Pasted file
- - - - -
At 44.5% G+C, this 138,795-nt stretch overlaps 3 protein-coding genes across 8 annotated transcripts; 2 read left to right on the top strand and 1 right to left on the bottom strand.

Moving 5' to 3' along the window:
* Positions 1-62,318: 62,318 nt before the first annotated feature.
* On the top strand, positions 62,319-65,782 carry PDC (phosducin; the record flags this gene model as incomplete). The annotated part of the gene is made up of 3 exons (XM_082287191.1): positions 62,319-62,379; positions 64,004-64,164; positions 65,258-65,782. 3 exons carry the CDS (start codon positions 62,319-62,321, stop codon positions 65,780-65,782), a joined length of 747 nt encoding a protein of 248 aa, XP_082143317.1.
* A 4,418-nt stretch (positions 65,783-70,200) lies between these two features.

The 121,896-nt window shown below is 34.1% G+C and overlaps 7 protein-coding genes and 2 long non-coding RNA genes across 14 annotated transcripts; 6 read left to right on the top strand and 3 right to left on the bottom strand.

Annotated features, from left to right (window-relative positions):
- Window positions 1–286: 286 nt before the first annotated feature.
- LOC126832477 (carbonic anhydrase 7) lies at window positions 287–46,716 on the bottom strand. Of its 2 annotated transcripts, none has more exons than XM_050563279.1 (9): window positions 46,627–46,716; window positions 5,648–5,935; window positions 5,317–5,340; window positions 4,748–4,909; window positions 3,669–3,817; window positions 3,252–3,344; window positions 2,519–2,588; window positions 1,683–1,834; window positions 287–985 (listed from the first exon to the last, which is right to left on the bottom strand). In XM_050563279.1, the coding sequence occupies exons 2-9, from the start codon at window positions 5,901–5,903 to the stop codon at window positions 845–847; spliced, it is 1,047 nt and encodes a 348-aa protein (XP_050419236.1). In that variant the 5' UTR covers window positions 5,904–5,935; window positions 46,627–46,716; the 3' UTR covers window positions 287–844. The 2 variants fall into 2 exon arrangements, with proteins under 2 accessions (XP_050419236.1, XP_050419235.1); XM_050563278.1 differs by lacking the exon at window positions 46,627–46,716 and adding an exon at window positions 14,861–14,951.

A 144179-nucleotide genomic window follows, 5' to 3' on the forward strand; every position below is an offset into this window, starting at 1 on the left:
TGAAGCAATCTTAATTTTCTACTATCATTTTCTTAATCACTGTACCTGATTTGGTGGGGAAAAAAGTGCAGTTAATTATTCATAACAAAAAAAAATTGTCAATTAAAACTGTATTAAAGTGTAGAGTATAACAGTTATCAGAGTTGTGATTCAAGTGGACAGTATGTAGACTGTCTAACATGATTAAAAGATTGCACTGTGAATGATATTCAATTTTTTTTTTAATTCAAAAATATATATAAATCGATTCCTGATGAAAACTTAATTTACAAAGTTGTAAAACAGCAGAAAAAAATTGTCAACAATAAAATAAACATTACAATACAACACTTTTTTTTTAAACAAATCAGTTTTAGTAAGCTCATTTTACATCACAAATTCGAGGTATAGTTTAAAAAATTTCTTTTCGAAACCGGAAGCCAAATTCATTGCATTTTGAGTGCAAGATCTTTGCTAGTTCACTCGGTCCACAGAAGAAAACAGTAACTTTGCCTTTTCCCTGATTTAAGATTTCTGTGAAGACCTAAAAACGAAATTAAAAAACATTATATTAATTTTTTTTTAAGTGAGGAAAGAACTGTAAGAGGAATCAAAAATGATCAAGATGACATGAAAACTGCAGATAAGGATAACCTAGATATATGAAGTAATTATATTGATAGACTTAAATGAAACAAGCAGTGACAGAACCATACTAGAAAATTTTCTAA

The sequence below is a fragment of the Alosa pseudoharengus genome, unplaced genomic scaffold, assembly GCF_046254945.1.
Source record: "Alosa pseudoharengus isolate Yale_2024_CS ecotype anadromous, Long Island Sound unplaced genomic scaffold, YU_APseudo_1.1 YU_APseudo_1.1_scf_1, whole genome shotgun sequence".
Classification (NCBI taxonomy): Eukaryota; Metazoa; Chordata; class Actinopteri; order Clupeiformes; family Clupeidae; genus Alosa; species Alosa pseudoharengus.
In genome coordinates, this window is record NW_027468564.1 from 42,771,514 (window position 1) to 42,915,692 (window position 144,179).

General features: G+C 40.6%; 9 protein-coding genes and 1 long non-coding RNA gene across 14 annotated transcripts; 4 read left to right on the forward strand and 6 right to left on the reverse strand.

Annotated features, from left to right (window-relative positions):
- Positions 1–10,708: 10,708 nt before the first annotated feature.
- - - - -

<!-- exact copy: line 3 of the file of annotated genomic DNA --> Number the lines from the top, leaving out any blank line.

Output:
* Positions 1-62,318: 62,318 nt before the first annotated feature.